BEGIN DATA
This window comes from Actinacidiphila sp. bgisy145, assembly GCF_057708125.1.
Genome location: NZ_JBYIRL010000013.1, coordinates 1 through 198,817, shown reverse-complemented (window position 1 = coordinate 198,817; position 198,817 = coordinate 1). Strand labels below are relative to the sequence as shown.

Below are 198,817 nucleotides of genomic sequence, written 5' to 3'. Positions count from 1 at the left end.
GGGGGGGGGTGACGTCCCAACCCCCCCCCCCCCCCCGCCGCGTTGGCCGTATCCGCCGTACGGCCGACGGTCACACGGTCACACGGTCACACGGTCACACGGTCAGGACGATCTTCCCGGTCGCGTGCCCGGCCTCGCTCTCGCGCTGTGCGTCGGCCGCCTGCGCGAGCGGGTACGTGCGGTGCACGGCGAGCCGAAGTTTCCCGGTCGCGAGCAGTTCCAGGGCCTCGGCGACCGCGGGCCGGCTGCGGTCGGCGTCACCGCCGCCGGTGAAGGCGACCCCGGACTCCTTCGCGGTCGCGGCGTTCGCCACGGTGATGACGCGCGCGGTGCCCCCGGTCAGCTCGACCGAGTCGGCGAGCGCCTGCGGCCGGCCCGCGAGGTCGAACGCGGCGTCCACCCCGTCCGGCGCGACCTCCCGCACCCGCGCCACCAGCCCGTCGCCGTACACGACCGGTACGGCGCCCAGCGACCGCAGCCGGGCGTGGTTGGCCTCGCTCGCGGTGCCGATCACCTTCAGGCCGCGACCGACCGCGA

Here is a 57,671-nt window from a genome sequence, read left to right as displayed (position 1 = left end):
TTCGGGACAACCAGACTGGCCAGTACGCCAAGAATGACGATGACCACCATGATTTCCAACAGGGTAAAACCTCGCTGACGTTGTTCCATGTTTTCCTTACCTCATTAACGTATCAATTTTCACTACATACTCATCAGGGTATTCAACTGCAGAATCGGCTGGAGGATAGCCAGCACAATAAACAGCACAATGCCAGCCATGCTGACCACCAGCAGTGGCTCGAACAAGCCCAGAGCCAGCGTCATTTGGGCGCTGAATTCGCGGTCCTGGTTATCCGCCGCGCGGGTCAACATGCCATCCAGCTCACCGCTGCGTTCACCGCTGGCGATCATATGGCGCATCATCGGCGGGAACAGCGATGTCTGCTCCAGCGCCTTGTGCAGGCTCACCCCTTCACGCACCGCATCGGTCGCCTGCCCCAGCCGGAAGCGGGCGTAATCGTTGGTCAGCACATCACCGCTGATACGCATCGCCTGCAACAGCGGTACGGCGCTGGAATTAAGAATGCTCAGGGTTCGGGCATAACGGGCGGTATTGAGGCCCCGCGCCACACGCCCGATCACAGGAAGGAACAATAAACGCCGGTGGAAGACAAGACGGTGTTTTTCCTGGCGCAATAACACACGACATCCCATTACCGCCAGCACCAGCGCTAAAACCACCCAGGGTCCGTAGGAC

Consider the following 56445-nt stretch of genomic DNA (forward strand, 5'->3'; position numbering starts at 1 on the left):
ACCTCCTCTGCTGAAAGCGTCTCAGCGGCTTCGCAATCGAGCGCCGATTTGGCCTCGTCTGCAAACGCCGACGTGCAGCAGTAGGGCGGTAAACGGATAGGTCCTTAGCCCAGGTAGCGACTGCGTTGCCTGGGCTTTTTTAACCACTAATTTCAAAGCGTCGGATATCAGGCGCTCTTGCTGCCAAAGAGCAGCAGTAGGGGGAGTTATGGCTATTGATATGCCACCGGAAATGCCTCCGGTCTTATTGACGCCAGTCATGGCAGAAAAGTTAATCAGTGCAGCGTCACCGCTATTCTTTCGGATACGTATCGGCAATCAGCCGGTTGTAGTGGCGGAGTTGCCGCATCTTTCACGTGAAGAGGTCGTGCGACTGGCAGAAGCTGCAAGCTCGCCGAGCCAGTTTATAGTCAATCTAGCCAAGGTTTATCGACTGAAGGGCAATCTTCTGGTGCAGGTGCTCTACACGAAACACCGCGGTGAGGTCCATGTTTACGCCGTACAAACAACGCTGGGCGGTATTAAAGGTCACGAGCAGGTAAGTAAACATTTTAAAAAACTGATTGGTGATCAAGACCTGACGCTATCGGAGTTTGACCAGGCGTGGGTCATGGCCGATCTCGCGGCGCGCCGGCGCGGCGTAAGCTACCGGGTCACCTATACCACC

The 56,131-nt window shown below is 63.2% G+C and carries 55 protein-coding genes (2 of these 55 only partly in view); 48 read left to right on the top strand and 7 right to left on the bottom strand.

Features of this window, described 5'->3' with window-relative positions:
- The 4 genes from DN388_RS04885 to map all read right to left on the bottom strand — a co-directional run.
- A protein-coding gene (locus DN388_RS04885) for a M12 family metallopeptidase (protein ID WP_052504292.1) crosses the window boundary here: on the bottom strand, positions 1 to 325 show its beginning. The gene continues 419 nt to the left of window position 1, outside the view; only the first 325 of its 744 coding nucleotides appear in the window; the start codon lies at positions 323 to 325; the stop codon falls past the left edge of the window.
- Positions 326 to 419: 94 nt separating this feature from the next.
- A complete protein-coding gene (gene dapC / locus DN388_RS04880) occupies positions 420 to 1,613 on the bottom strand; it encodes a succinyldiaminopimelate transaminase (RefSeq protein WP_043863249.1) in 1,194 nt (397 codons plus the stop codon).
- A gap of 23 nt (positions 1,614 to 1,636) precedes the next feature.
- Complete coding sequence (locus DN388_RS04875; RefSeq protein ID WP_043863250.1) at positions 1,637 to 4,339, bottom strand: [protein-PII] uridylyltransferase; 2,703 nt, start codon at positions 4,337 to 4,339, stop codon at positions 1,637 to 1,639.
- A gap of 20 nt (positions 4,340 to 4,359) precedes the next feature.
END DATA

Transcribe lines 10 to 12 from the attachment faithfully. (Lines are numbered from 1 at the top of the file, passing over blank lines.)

Features of this window, described 5'->3' with window-relative positions:
- The 4 genes from DN388_RS04885 to map all read right to left on the bottom strand — a co-directional run.
- A protein-coding gene (locus DN388_RS04885) for a M12 family metallopeptidase (protein ID WP_052504292.1) crosses the window boundary here: on the bottom strand, positions 1 to 325 show its beginning. The gene continues 419 nt to the left of window position 1, outside the view; only the first 325 of its 744 coding nucleotides appear in the window; the start codon lies at positions 323 to 325; the stop codon falls past the left edge of the window.